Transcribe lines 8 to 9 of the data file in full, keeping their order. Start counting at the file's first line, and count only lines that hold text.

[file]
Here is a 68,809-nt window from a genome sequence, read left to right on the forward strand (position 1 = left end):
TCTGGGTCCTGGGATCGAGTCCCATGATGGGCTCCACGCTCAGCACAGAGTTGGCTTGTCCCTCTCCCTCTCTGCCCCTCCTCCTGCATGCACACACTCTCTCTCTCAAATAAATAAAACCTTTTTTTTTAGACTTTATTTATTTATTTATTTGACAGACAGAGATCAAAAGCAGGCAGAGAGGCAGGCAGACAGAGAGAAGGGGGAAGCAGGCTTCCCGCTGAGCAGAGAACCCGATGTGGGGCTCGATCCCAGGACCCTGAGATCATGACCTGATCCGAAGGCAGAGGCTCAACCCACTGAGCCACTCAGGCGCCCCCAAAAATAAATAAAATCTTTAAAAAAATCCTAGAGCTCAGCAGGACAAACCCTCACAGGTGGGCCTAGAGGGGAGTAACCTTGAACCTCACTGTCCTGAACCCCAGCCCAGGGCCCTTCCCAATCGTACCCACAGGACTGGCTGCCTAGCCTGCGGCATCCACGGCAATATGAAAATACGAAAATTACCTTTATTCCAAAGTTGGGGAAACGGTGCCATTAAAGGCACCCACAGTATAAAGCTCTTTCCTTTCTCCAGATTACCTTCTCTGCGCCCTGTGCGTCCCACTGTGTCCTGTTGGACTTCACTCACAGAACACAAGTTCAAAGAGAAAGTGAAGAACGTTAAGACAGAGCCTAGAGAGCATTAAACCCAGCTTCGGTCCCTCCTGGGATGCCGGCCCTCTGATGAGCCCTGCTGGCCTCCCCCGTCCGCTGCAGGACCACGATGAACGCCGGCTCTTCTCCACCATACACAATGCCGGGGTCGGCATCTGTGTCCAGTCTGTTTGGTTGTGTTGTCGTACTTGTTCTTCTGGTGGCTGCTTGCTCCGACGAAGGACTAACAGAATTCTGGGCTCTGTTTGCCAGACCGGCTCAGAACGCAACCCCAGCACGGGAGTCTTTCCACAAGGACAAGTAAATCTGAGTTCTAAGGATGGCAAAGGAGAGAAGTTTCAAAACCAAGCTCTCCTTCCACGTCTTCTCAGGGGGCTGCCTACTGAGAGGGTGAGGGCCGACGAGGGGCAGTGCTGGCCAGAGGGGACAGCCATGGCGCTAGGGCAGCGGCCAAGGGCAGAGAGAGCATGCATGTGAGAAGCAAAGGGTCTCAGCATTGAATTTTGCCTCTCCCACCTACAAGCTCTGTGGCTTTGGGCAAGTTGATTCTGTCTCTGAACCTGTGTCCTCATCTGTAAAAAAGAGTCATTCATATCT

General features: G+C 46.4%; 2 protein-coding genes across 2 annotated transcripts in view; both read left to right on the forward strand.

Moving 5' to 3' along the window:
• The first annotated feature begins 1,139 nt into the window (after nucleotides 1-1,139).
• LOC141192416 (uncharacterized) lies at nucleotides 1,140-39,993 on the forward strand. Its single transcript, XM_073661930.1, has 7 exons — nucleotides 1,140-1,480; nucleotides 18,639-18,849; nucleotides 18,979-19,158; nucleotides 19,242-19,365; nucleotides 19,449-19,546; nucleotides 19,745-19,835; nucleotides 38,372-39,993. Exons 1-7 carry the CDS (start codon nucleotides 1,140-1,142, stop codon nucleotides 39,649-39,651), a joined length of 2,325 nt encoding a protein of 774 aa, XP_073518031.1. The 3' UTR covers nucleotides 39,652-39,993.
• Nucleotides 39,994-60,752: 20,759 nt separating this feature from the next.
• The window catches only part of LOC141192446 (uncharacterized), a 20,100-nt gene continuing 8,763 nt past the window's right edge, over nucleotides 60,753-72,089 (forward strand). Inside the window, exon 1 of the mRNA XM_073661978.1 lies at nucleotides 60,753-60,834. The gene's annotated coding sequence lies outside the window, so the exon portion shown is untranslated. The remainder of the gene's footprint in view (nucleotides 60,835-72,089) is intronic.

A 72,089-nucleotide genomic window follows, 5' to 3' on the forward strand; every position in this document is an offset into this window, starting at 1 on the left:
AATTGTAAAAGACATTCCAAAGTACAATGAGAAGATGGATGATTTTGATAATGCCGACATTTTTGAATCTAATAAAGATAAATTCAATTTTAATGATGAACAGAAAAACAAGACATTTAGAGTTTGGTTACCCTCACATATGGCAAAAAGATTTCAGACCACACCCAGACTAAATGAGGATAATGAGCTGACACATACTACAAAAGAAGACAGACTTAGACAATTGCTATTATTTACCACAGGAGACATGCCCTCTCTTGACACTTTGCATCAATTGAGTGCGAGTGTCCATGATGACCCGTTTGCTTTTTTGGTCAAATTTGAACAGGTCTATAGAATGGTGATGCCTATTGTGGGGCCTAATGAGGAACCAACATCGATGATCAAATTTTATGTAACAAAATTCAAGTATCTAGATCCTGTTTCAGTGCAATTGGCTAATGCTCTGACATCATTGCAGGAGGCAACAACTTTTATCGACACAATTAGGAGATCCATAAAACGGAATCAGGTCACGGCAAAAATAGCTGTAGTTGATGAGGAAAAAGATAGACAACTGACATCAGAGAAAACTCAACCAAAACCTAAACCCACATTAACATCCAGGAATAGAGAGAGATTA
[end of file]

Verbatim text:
• The window catches only part of LOC141192446 (uncharacterized), a 20,100-nt gene continuing 8,763 nt past the window's right edge, over nucleotides 60,753-72,089 (forward strand). Inside the window, exon 1 of the mRNA XM_073661978.1 lies at nucleotides 60,753-60,834. The gene's annotated coding sequence lies outside the window, so the exon portion shown is untranslated. The remainder of the gene's footprint in view (nucleotides 60,835-72,089) is intronic.

A 72,089-nucleotide genomic window follows, 5' to 3' on the forward strand; every position in this document is an offset into this window, starting at 1 on the left: